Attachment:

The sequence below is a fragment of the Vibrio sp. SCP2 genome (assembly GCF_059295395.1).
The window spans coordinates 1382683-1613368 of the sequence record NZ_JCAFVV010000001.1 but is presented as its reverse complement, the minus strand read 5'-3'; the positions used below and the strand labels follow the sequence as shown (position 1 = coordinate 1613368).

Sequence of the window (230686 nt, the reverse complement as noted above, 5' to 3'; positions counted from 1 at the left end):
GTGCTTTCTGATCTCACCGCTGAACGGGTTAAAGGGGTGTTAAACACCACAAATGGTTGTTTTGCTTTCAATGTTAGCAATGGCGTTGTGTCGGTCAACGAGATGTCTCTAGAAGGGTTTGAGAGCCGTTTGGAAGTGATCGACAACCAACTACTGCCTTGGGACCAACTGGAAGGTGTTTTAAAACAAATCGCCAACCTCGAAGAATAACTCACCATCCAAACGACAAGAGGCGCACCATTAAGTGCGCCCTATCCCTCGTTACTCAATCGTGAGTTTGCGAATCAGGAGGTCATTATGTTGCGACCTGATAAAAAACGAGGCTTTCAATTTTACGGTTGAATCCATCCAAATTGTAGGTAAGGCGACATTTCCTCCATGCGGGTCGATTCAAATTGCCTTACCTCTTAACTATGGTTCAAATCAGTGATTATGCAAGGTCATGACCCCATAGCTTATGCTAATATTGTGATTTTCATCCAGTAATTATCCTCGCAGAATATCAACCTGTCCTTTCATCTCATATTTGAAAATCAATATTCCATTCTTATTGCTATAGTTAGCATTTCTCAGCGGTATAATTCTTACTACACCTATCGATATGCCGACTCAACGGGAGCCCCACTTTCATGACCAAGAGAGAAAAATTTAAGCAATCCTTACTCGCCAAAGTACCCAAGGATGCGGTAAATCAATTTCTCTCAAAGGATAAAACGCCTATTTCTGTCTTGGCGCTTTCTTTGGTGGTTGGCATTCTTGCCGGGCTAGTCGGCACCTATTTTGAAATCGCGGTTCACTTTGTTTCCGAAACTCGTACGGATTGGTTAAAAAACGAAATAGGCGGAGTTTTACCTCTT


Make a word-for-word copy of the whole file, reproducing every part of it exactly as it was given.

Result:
The sequence below is a fragment of the Vibrio sp. SCP2 genome (assembly GCF_059295395.1).
The window spans coordinates 1382683-1613368 of the sequence record NZ_JCAFVV010000001.1 but is presented as its reverse complement, the minus strand read 5'-3'; the positions used below and the strand labels follow the sequence as shown (position 1 = coordinate 1613368).

Sequence of the window (230686 nt, the reverse complement as noted above, 5' to 3'; positions counted from 1 at the left end):
GTGCTTTCTGATCTCACCGCTGAACGGGTTAAAGGGGTGTTAAACACCACAAATGGTTGTTTTGCTTTCAATGTTAGCAATGGCGTTGTGTCGGTCAACGAGATGTCTCTAGAAGGGTTTGAGAGCCGTTTGGAAGTGATCGACAACCAACTACTGCCTTGGGACCAACTGGAAGGTGTTTTAAAACAAATCGCCAACCTCGAAGAATAACTCACCATCCAAACGACAAGAGGCGCACCATTAAGTGCGCCCTATCCCTCGTTACTCAATCGTGAGTTTGCGAATCAGGAGGTCATTATGTTGCGACCTGATAAAAAACGAGGCTTTCAATTTTACGGTTGAATCCATCCAAATTGTAGGTAAGGCGACATTTCCTCCATGCGGGTCGATTCAAATTGCCTTACCTCTTAACTATGGTTCAAATCAGTGATTATGCAAGGTCATGACCCCATAGCTTATGCTAATATTGTGATTTTCATCCAGTAATTATCCTCGCAGAATATCAACCTGTCCTTTCATCTCATATTTGAAAATCAATATTCCATTCTTATTGCTATAGTTAGCATTTCTCAGCGGTATAATTCTTACTACACCTATCGATATGCCGACTCAACGGGAGCCCCACTTTCATGACCAAGAGAGAAAAATTTAAGCAATCCTTACTCGCCAAAGTACCCAAGGATGCGGTAAATCAATTTCTCTCAAAGGATAAAACGCCTATTTCTGTCTTGGCGCTTTCTTTGGTGGTTGGCATTCTTGCCGGGCTAGTCGGCACCTATTTTGAAATCGCGGTTCACTTTGTTTCCGAAACTCGTACGGATTGGTTAAAAAACGAAATAGGCGGAGTTTTACCTCTT